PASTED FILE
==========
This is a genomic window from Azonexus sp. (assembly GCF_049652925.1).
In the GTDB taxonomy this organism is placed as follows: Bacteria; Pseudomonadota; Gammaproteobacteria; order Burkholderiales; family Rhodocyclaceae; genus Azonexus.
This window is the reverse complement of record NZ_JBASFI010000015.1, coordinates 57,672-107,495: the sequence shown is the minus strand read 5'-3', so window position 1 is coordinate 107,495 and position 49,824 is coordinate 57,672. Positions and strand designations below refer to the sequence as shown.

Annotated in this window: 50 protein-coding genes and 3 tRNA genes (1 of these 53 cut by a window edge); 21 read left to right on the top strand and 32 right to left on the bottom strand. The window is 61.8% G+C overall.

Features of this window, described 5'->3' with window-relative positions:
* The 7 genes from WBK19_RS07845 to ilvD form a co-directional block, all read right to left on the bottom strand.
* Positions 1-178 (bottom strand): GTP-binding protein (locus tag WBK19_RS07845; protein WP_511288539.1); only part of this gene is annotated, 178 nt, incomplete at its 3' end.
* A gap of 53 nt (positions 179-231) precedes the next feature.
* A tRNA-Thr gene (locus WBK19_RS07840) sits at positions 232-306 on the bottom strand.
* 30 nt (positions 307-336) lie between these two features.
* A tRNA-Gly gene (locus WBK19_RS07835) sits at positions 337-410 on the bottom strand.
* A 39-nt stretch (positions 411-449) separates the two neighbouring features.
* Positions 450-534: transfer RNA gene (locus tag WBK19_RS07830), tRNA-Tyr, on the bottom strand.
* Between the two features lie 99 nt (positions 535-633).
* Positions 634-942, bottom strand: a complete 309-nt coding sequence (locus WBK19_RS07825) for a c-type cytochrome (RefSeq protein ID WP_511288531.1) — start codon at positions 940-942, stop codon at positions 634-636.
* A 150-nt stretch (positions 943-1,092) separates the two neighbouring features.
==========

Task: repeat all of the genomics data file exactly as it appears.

This is a genomic window from Azonexus sp. (assembly GCF_049652925.1).
In the GTDB taxonomy this organism is placed as follows: Bacteria; Pseudomonadota; Gammaproteobacteria; order Burkholderiales; family Rhodocyclaceae; genus Azonexus.
This window is the reverse complement of record NZ_JBASFI010000015.1, coordinates 57,672-107,495: the sequence shown is the minus strand read 5'-3', so window position 1 is coordinate 107,495 and position 49,824 is coordinate 57,672. Positions and strand designations below refer to the sequence as shown.

Annotated in this window: 50 protein-coding genes and 3 tRNA genes (1 of these 53 cut by a window edge); 21 read left to right on the top strand and 32 right to left on the bottom strand. The window is 61.8% G+C overall.

Features of this window, described 5'->3' with window-relative positions:
* The 7 genes from WBK19_RS07845 to ilvD form a co-directional block, all read right to left on the bottom strand.
* Positions 1-178 (bottom strand): GTP-binding protein (locus tag WBK19_RS07845; protein WP_511288539.1); only part of this gene is annotated, 178 nt, incomplete at its 3' end.
* A gap of 53 nt (positions 179-231) precedes the next feature.
* A tRNA-Thr gene (locus WBK19_RS07840) sits at positions 232-306 on the bottom strand.
* 30 nt (positions 307-336) lie between these two features.
* A tRNA-Gly gene (locus WBK19_RS07835) sits at positions 337-410 on the bottom strand.
* A 39-nt stretch (positions 411-449) separates the two neighbouring features.
* Positions 450-534: transfer RNA gene (locus tag WBK19_RS07830), tRNA-Tyr, on the bottom strand.
* Between the two features lie 99 nt (positions 535-633).
* Positions 634-942, bottom strand: a complete 309-nt coding sequence (locus WBK19_RS07825) for a c-type cytochrome (RefSeq protein ID WP_511288531.1) — start codon at positions 940-942, stop codon at positions 634-636.
* A 150-nt stretch (positions 943-1,092) separates the two neighbouring features.